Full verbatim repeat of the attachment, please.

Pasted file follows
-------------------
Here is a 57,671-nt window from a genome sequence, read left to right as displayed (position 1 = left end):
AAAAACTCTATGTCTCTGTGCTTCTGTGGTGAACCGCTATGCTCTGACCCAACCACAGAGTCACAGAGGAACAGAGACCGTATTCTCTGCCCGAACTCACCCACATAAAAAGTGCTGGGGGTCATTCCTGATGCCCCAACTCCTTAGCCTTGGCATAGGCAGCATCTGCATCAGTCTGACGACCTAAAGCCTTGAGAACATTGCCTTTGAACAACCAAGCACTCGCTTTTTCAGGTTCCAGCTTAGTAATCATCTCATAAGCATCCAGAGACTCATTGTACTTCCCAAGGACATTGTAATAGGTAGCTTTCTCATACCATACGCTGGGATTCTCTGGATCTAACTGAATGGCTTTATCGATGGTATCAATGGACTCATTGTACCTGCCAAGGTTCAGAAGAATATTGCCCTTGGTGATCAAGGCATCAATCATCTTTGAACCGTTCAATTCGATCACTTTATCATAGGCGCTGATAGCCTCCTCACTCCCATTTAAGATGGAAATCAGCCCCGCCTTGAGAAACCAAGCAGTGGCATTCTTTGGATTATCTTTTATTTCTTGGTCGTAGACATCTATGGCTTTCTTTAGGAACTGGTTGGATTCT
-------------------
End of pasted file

Here is a 57,671-nt window from a genome sequence, read left to right as displayed (position 1 = left end):
AAAAACTCTATGTCTCTGTGCTTCTGTGGTGAACCGCTATGCTCTGACCCAACCACAGAGTCACAGAGGAACAGAGACCGTATTCTCTGCCCGAACTCACCCACATAAAAAGTGCTGGGGGTCATTCCTGATGCCCCAACTCCTTAGCCTTGGCATAGGCAGCATCTGCATCAGTCTGACGACCTAAAGCCTTGAGAACATTGCCTTTGAACAACCAAGCACTCGCTTTTTCAGGTTCCAGCTTAGTAATCATCTCATAAGCATCCAGAGACTCATTGTACTTCCCAAGGACATTGTAATAGGTAGCTTTCTCATACCATACGCTGGGATTCTCTGGATCTAACTGAATGGCTTTATCGATGGTATCAATGGACTCATTGTACCTGCCAAGGTTCAGAAGAATATTGCCCTTGGTGATCAAGGCATCAATCATCTTTGAACCGTTCAATTCGATCACTTTATCATAGGCGCTGATAGCCTCCTCACTCCCATTTAAGATGGAAATCAGCCCCGCCTTGAGAAACCAAGCAGTGGCATTCTTTGGATTATCTTTTATTTCTTGGTCGTAGACATCTATGGCTTTCTTTAGGAACTGGTTGGATTCT